3.3. Pathways between academia - industry

Collaborative partnerships between academia and industry or private and public funded research organisations have emerged as a critical imperative necessary to sustain transfer of knowledge and innovation but it is still unclear how to structure such relationships, let alone how to exchange personnel or to promote common training programmes.

One of the reasons can be found in the concept of academic freedom which researchers are keen to preserve. In recent years, social, political and financial pressures have grown to justify the practical relevance of research carried out in academia. Despite these changes, in many fields applied research projects are still granted a lower status, and academics involved in industry are not seen as serious candidates for academic promotion. In such a context, a job in industry may be regarded as a second-class option and, equally, the formal requirement (a doctoral degree) for academic positions makes it difficult for industrial researchers to move to academia. Issues, such as the transfer of pensions and social security rights [34], the loss of acquired benefits and professional status, the totally different cultures regarding on the one side confidentiality of research results and intellectual property protection and on the other publishing also make it difficult to move from one sector to another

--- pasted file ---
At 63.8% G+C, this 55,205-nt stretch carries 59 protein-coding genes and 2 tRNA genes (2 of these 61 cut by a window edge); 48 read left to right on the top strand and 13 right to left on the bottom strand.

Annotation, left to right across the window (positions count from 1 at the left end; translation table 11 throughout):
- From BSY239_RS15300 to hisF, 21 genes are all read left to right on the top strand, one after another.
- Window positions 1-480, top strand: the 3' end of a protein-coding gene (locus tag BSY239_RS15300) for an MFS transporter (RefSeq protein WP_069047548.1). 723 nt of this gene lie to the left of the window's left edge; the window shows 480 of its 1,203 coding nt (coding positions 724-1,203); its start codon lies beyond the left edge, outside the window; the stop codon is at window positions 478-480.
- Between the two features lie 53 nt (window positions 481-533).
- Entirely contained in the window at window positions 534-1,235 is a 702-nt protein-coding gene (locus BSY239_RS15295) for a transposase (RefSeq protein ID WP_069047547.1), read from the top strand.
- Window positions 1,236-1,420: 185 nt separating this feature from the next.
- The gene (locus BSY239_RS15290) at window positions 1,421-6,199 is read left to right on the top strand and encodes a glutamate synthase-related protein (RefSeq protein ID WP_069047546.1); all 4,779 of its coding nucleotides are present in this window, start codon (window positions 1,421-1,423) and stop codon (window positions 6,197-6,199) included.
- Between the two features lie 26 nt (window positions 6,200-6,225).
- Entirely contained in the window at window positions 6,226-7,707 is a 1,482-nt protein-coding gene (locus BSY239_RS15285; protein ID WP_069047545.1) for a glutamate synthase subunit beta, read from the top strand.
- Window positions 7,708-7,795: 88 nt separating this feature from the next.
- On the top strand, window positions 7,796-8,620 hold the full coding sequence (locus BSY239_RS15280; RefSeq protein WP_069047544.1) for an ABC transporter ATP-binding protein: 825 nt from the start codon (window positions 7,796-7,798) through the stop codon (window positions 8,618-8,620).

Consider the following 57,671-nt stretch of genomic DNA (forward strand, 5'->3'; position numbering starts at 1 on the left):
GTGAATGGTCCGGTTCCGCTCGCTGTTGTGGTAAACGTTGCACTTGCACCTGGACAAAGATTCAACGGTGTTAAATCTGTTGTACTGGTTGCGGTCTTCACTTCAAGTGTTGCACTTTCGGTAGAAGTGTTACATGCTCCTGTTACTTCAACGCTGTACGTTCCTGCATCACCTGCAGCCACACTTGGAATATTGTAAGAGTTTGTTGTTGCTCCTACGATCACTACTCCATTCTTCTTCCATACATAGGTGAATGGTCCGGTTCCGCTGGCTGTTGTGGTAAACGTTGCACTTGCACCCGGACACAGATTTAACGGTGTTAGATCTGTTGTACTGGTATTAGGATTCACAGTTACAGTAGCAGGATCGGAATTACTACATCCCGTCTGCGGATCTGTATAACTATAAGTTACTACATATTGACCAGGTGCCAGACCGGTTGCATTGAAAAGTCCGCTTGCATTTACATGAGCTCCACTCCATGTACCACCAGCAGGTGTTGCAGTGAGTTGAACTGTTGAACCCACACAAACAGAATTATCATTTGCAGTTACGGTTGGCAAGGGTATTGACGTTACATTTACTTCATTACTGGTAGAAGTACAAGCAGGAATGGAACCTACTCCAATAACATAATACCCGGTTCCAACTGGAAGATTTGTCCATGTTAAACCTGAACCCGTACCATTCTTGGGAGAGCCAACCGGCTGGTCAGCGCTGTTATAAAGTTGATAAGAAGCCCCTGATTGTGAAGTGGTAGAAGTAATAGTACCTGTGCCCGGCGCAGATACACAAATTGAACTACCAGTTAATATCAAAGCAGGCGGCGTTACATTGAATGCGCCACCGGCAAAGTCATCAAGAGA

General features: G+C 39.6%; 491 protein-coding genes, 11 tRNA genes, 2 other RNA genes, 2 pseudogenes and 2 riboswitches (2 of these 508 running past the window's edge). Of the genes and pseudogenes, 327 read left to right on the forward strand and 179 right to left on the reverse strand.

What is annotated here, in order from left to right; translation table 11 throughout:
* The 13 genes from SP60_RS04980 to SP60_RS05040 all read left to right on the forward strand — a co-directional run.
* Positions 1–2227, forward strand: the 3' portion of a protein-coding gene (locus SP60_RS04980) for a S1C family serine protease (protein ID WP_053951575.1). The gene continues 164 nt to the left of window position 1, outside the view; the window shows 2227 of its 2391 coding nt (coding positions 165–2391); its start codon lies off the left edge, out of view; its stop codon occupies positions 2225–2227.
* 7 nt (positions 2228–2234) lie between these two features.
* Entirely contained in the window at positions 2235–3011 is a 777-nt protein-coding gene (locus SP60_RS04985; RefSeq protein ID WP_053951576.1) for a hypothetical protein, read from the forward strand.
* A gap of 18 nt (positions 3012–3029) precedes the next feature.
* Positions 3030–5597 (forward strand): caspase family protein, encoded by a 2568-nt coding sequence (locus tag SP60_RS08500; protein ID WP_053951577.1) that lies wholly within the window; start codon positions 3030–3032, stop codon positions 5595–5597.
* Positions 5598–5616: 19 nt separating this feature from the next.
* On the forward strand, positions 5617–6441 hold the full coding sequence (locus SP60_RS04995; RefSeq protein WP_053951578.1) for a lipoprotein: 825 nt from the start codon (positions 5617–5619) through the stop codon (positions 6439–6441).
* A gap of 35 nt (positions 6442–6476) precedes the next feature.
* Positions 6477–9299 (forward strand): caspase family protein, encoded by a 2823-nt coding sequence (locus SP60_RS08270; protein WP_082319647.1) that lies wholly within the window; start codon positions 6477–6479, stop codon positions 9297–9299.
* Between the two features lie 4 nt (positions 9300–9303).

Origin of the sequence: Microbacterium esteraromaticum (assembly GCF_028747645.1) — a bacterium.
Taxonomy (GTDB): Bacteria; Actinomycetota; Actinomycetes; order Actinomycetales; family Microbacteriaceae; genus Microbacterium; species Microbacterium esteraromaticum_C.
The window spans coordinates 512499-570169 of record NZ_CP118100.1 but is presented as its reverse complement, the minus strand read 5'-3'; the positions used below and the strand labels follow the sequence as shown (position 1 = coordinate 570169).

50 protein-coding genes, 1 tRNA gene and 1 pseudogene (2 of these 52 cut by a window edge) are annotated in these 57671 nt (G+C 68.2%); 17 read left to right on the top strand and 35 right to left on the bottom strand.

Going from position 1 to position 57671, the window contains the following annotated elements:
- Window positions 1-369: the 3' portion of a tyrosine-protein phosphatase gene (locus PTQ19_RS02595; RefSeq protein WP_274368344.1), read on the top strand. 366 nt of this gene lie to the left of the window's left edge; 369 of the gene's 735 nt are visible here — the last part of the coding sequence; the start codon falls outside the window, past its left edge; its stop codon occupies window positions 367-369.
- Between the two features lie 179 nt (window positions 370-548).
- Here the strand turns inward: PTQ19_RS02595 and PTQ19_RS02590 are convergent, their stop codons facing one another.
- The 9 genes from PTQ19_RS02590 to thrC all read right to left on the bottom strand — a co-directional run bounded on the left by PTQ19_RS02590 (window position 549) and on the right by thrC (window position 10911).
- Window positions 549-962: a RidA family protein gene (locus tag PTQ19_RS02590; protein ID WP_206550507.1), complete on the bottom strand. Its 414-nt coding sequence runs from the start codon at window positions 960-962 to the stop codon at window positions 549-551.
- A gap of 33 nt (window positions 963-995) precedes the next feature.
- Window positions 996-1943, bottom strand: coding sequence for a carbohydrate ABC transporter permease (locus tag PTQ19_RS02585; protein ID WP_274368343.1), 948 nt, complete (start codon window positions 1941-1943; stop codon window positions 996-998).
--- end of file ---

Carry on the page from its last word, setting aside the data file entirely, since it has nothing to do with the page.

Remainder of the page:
[34] The modernisation and simplification of the Council regulation 1409/71 on the co-ordination of social security systems (COM(1998)779 final of 21.12.1998) will play a significant role in facilitating such moves from one sector to another.

In short, there is a very limited culture of movement from academia to industry (or the public and private sector) and vice-versa. It is important to stress that both sectors have to evolve and jointly foster an adequate supply of labour in all sectors of R&D thus allowing for more structured exchange of personnel [35].

[35] See also the new Marie Curie Action in the 6th Framework Programme.

Some examples of good practice [36] do exist in most of the European countries and in this context the report from the European Science Foundation on "Agents for Change: bringing industry and academia together to develop career opportunities for young researchers" is worth mentioning as it proposes an agenda for change via fourteen practical actions [37].

[36] See final Report of the HLG on Mobility, in particular paragraph 2.5.2. Good Practice Examples.

[37] The report is available on